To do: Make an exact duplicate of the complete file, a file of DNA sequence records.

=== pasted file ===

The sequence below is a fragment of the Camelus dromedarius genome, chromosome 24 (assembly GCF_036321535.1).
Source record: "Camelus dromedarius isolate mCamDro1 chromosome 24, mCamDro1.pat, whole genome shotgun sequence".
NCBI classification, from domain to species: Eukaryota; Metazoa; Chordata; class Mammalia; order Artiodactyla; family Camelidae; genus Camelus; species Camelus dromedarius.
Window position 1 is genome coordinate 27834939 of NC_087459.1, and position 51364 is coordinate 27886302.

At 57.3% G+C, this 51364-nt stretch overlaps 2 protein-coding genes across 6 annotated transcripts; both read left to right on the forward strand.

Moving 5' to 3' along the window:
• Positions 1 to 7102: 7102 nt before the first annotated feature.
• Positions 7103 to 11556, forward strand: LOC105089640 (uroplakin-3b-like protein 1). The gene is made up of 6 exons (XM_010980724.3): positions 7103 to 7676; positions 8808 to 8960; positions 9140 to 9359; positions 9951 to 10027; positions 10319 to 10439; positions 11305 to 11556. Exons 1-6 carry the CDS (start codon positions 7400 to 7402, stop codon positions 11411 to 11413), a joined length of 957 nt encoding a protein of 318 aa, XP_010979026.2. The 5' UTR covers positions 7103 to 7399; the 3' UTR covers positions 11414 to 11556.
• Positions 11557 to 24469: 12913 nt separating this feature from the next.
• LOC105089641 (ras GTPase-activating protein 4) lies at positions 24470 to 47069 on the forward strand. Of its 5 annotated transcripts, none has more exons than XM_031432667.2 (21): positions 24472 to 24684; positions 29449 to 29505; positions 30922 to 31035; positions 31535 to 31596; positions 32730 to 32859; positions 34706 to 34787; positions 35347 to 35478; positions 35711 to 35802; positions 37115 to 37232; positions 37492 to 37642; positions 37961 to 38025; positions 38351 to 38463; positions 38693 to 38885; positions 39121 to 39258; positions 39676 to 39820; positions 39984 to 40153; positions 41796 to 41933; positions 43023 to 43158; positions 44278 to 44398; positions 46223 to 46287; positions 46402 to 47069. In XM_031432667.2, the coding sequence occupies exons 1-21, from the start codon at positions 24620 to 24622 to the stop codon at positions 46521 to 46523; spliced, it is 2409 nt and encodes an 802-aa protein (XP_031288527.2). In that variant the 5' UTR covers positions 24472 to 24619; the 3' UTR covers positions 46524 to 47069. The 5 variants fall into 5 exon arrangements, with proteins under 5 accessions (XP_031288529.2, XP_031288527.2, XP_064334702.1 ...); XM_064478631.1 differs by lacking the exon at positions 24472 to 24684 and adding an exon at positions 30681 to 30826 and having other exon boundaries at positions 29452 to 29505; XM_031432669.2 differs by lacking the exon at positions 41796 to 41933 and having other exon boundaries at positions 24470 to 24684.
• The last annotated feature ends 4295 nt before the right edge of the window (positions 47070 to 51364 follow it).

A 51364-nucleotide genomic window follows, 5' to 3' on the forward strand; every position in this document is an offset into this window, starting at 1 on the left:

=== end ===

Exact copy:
The sequence below is a fragment of the Camelus dromedarius genome, chromosome 24 (assembly GCF_036321535.1).
Source record: "Camelus dromedarius isolate mCamDro1 chromosome 24, mCamDro1.pat, whole genome shotgun sequence".
NCBI classification, from domain to species: Eukaryota; Metazoa; Chordata; class Mammalia; order Artiodactyla; family Camelidae; genus Camelus; species Camelus dromedarius.
Window position 1 is genome coordinate 27834939 of NC_087459.1, and position 51364 is coordinate 27886302.

At 57.3% G+C, this 51364-nt stretch overlaps 2 protein-coding genes across 6 annotated transcripts; both read left to right on the forward strand.

Moving 5' to 3' along the window:
• Positions 1 to 7102: 7102 nt before the first annotated feature.
• Positions 7103 to 11556, forward strand: LOC105089640 (uroplakin-3b-like protein 1). The gene is made up of 6 exons (XM_010980724.3): positions 7103 to 7676; positions 8808 to 8960; positions 9140 to 9359; positions 9951 to 10027; positions 10319 to 10439; positions 11305 to 11556. Exons 1-6 carry the CDS (start codon positions 7400 to 7402, stop codon positions 11411 to 11413), a joined length of 957 nt encoding a protein of 318 aa, XP_010979026.2. The 5' UTR covers positions 7103 to 7399; the 3' UTR covers positions 11414 to 11556.
• Positions 11557 to 24469: 12913 nt separating this feature from the next.
• LOC105089641 (ras GTPase-activating protein 4) lies at positions 24470 to 47069 on the forward strand. Of its 5 annotated transcripts, none has more exons than XM_031432667.2 (21): positions 24472 to 24684; positions 29449 to 29505; positions 30922 to 31035; positions 31535 to 31596; positions 32730 to 32859; positions 34706 to 34787; positions 35347 to 35478; positions 35711 to 35802; positions 37115 to 37232; positions 37492 to 37642; positions 37961 to 38025; positions 38351 to 38463; positions 38693 to 38885; positions 39121 to 39258; positions 39676 to 39820; positions 39984 to 40153; positions 41796 to 41933; positions 43023 to 43158; positions 44278 to 44398; positions 46223 to 46287; positions 46402 to 47069. In XM_031432667.2, the coding sequence occupies exons 1-21, from the start codon at positions 24620 to 24622 to the stop codon at positions 46521 to 46523; spliced, it is 2409 nt and encodes an 802-aa protein (XP_031288527.2). In that variant the 5' UTR covers positions 24472 to 24619; the 3' UTR covers positions 46524 to 47069. The 5 variants fall into 5 exon arrangements, with proteins under 5 accessions (XP_031288529.2, XP_031288527.2, XP_064334702.1 ...); XM_064478631.1 differs by lacking the exon at positions 24472 to 24684 and adding an exon at positions 30681 to 30826 and having other exon boundaries at positions 29452 to 29505; XM_031432669.2 differs by lacking the exon at positions 41796 to 41933 and having other exon boundaries at positions 24470 to 24684.
• The last annotated feature ends 4295 nt before the right edge of the window (positions 47070 to 51364 follow it).

A 51364-nucleotide genomic window follows, 5' to 3' on the forward strand; every position in this document is an offset into this window, starting at 1 on the left: